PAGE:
There is always something, most often minor nuisances that temper the gardener’s glee. Just as he should expect an occasional April freeze, the gardener must also expect damage to the garden that is mostly unavoidable. Trees and shrubs are tarped or otherwise covered with great difficulty in a one acre garden, but there is surprisingly little damage to flowers and fresh growth following several nights of frost and two that dipped to thirty degrees (Fahrenheit).
With a freeze in the forecast, I was most concerned about two tender mangaves that made it through with slight protection and no problems, but also with Japanese maples with newly emerged leaves. A few of the maples suffered minor damage, but ‘Twombly’s Red Sentinel’ (above) will require pruning of branch tips that have withered from the cold’s damage. Fortunately, the tree is of manageable height that all tips can be reached, and I expect that the maple will look good as new in another month though it will lose several inches of the season’s primary growth.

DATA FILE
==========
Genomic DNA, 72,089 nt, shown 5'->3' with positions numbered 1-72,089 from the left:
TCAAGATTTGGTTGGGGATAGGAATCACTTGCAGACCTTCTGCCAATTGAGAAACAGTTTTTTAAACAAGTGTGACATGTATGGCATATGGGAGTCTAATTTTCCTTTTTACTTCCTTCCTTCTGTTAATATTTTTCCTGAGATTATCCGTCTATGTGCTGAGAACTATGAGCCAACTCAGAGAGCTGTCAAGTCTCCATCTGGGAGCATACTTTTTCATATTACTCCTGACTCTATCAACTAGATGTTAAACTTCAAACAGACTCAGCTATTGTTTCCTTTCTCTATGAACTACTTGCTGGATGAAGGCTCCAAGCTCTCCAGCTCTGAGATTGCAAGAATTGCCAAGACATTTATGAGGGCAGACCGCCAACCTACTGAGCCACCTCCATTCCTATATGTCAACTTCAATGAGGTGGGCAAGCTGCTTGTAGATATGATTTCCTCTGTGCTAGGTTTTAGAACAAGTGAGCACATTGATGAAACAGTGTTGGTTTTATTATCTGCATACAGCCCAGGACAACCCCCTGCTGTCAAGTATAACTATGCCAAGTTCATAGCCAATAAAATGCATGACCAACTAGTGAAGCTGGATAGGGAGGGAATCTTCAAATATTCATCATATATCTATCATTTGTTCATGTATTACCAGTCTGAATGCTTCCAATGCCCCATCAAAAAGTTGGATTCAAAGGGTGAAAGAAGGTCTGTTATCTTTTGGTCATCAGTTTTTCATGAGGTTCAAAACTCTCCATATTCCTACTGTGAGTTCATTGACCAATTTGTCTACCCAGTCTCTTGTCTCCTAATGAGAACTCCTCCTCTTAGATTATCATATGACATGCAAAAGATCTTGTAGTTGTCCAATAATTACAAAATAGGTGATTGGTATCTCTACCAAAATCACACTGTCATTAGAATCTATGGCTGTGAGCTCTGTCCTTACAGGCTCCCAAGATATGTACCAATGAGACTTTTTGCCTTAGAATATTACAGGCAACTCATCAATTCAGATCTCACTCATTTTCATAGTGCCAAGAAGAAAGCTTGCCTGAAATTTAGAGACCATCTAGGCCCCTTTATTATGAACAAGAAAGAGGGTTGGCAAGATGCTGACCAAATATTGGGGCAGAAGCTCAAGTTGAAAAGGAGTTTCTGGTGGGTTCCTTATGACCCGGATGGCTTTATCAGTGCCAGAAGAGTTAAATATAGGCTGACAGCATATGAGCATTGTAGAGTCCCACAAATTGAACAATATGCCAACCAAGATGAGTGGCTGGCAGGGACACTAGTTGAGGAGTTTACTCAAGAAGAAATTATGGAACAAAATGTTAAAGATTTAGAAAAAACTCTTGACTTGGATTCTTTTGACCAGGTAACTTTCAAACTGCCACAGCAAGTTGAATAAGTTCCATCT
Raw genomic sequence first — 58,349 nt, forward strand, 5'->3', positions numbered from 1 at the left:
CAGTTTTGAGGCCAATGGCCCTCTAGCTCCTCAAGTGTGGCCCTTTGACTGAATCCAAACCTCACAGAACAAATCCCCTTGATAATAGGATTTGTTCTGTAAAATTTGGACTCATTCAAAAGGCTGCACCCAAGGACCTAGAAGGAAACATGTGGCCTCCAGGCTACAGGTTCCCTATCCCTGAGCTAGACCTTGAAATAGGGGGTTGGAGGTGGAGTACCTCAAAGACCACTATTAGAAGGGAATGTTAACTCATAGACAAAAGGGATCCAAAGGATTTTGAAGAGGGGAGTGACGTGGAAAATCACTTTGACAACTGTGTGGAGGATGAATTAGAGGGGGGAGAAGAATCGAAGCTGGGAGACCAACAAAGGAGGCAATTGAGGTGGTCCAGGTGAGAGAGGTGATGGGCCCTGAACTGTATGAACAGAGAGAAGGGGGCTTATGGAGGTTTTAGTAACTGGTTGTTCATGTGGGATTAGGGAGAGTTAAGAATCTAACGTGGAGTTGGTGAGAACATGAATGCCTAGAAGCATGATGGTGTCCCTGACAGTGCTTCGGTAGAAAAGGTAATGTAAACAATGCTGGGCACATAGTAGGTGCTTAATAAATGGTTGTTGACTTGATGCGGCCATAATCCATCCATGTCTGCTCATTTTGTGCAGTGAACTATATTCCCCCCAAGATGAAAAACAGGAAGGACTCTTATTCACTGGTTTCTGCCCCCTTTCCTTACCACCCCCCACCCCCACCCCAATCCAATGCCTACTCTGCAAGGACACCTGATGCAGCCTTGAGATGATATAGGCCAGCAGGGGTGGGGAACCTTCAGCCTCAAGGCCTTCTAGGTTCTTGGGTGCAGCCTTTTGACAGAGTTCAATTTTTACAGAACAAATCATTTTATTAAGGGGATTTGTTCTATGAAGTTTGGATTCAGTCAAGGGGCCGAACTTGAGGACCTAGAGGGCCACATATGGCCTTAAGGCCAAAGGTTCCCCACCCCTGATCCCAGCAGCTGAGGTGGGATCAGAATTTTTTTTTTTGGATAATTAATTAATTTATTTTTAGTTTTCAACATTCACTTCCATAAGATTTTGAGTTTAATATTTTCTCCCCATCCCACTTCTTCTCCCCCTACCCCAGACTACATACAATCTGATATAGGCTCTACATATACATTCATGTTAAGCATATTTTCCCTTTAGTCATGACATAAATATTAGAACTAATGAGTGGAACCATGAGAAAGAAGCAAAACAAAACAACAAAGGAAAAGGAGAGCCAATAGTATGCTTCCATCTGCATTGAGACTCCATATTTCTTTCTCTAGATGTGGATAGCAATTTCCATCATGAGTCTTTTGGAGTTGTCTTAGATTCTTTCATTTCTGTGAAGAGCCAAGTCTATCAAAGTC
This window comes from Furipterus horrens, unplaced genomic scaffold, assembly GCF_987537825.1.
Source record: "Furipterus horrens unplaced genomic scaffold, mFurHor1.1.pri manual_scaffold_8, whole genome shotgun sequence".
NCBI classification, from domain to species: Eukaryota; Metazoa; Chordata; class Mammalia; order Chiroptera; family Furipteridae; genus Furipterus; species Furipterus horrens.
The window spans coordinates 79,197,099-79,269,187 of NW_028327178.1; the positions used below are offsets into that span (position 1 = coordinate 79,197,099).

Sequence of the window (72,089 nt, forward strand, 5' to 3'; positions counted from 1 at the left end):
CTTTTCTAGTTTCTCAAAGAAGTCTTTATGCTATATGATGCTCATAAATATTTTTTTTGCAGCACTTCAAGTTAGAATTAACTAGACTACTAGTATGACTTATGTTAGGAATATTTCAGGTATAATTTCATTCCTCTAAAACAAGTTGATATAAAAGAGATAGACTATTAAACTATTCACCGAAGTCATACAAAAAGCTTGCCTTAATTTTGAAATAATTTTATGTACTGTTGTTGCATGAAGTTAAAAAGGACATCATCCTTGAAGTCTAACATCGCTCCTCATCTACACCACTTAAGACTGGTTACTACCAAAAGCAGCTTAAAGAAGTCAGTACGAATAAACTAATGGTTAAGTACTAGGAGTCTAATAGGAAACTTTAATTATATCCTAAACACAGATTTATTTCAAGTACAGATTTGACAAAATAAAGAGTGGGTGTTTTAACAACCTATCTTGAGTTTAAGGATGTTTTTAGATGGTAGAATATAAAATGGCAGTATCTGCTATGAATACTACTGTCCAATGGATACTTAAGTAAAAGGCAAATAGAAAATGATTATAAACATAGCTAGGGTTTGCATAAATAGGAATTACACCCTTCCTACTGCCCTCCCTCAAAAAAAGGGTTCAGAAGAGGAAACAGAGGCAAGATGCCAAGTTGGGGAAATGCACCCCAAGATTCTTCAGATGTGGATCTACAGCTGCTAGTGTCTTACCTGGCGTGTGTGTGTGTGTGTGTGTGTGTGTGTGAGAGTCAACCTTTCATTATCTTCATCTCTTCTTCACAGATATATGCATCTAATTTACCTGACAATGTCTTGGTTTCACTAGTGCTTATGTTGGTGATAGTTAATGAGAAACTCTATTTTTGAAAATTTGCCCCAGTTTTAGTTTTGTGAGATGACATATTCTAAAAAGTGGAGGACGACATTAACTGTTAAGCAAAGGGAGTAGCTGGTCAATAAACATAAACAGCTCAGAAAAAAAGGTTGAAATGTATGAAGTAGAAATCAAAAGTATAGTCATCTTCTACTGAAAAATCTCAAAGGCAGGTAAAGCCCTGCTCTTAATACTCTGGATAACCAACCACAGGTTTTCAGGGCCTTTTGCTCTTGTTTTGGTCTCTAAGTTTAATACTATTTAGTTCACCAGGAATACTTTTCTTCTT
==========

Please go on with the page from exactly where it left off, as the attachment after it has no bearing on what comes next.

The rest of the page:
In recent years new growth of toad lilies (Tricyrtis) has been nipped by frosts and freezes (above), and again some top growth has been damaged. In another week or two this will become brittle and I’ll pull off the damaged leaves. I’ve seen that this barely slows the toad lilies’ growth.
I was slightly concerned about newly emerged leaves of several trees, including redbuds (above), but thankfully there is no evidence of damage.